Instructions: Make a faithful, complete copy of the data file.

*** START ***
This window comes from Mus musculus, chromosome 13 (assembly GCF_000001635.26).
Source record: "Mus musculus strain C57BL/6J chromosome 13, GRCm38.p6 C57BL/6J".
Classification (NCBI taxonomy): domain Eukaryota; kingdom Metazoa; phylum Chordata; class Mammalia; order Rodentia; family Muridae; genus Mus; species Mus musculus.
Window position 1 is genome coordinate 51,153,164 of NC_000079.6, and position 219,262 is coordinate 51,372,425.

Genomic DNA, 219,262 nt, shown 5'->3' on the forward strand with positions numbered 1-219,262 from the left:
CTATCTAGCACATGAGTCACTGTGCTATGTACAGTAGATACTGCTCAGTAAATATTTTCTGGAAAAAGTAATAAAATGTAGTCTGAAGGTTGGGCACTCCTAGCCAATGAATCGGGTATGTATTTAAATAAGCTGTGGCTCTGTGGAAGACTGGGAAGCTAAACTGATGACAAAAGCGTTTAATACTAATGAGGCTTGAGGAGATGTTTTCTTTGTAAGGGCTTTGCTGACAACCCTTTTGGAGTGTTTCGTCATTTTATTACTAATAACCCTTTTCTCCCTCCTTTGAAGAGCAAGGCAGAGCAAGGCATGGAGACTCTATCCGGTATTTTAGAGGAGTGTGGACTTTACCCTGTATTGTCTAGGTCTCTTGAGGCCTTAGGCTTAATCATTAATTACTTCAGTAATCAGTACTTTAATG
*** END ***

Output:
This window comes from Mus musculus, chromosome 13 (assembly GCF_000001635.26).
Source record: "Mus musculus strain C57BL/6J chromosome 13, GRCm38.p6 C57BL/6J".
Classification (NCBI taxonomy): domain Eukaryota; kingdom Metazoa; phylum Chordata; class Mammalia; order Rodentia; family Muridae; genus Mus; species Mus musculus.
Window position 1 is genome coordinate 51,153,164 of NC_000079.6, and position 219,262 is coordinate 51,372,425.

Genomic DNA, 219,262 nt, shown 5'->3' on the forward strand with positions numbered 1-219,262 from the left:
CTATCTAGCACATGAGTCACTGTGCTATGTACAGTAGATACTGCTCAGTAAATATTTTCTGGAAAAAGTAATAAAATGTAGTCTGAAGGTTGGGCACTCCTAGCCAATGAATCGGGTATGTATTTAAATAAGCTGTGGCTCTGTGGAAGACTGGGAAGCTAAACTGATGACAAAAGCGTTTAATACTAATGAGGCTTGAGGAGATGTTTTCTTTGTAAGGGCTTTGCTGACAACCCTTTTGGAGTGTTTCGTCATTTTATTACTAATAACCCTTTTCTCCCTCCTTTGAAGAGCAAGGCAGAGCAAGGCATGGAGACTCTATCCGGTATTTTAGAGGAGTGTGGACTTTACCCTGTATTGTCTAGGTCTCTTGAGGCCTTAGGCTTAATCATTAATTACTTCAGTAATCAGTACTTTAATG